Wednesday, May 31, 2017

[Review] Norwegian Wood by Haruki Murakami

Norwegian Wood by Haruki Murakami
Format: Paperback
Rating: 3 stars

 Published: 1987

Goodreads Synopsis:
Toru, a quiet and preternaturally serious young college student in Tokyo, is devoted to Naoko, a beautiful and introspective young woman, but their mutual passion is marked by the tragic death of their best friend years before. Toru begins to adapt to campus life and the loneliness and isolation he faces there, but Naoko finds the pressures and responsibilities of life unbearable. As she retreats further into her own world, Toru finds himself reaching out to others and drawn to a fiercely independent and sexually liberated young woman.
A poignant story of one college student's romantic coming-of-age, Norwegian Wood takes us to that distant place of a young man's first, hopeless, and heroic love.
This is a hard book for me to review.

I say this with the knowledge that my friend recommended me this book many years ago and I finally picked it up and finished it for #asianlitbingo not quite understanding what I had read. It is clear that Murakami writing style is artistic, even poetic at times. It even bares likeness to Fitzgerald's The Great Gatsby, which our narrator Toru mentions reading - this likeness I will explain shortly.

I was really unsure as to why my friend has recommended this book, beyond the fact of reading literature outside of YA; Norwegian Wood is depressing and dark, written by Murakami during a period of depression. This review mostly stems from my discussion with her after I read the book. There are deep meanings behind it - of loss, of sexuality, of youth, especially in one's college years (in a way, a coming of age novel), and of importance (what we find important now vs. later).

When you read it first, it takes awhile to process all of this deep stuff, because our narrator Toru is basically going through the big black hole of confusion that is college. And not just books and tests and homework, but the more nitty-gritty problems that come with growing up. He was once best friends with Kizuki, and Kizuki dated this girl, Naoko. The three of them were inseparable in high school, until Kizuki commits suicide. Toru himself drifts away from any connection to Kizuki until he reconnects with Naoko years later, and realizes his feelings for her. However, Naoko has so many complications going on in her life that she pushes herself away from Toru. Toru is left trying to figure out his life and the people within it, including a new girl who is so different from Naoko, Midori.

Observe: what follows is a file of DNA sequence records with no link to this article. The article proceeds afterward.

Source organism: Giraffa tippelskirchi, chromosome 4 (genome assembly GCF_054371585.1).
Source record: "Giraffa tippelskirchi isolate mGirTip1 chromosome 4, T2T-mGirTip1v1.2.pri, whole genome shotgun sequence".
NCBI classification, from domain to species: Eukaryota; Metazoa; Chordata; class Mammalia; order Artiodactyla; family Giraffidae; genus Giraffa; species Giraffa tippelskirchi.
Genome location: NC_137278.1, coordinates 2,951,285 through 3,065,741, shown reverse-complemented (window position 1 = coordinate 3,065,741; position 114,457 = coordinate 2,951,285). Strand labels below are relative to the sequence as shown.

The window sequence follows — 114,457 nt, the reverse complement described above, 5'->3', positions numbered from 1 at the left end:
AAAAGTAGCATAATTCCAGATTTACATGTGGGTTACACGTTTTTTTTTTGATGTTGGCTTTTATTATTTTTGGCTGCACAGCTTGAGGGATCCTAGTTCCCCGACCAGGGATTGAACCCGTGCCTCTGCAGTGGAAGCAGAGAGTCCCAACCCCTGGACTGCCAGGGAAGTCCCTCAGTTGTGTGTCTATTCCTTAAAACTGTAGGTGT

Now, many characters in the book comment on this, but they all praise the fact that Toru is the apparent "good guy".

"You [Toru] are a good person, though. I can tell that much from looking at you. I can tell these things after seven years of watching people come and go here: there are people who can open their hearts and people who can't. You're one of the ones who can. Or, more precisely, if you want to."

He constantly comments on the fact that his friend Nagasawa sleeps with countless women and feels nothing, even though he's dating Hatsumi and knows that this hurts her. He remarks that his friend is a terrible person, yet Toru is practically the same. He sleeps with girls, left and right, even when he's sorting out his feelings for Naoko and Midori. He even lies to Naoko about sleeping with anyone else.

Toru's more or less an unreliable narrator, and it's up to readers to decide if he's really a good person or not, but I'm leading towards the fact he's a realistic character. He does put himself up on this pedestal in comparison to other people.

Plotwise, there is a certain level of predictability that occurs in the halfway point of the novel. Many characters in the book die, and many characters Toru ends up sleeping with. It's either one way or the other in Norwegian Wood. The romance itself I didn't quite get. Naoko is similar to Daisy in The Great Gatsby. Like Daisy, she's the girl Toru dreams of, but is unattainable. She's out of reach, a tragic love story. Midori, on the other hand, is an interesting love interest, but I fail to see the chemistry between the characters. But Toru is kind of a terrible person, and so is Midori (she describes love as something where she can throw a cake out a window and her true love will buy her the cake of her desires), so I guess terribleness breeds attraction?

This turned into a very strong analysis of Norwegian Wood with little on my opinion. I can probably probe deeply into it even more and expand on this critique even more... Things like the clear objectification of women (like really, anyone can see that he described himself as a savior for Naoko/Midori/Reiko without even using the word savior). It was a mystifying ride, but it's best I curtail the review for now.

Regardless of how I felt about Norwegian Wood, I would definitely look into his other books for comparison/analysis.

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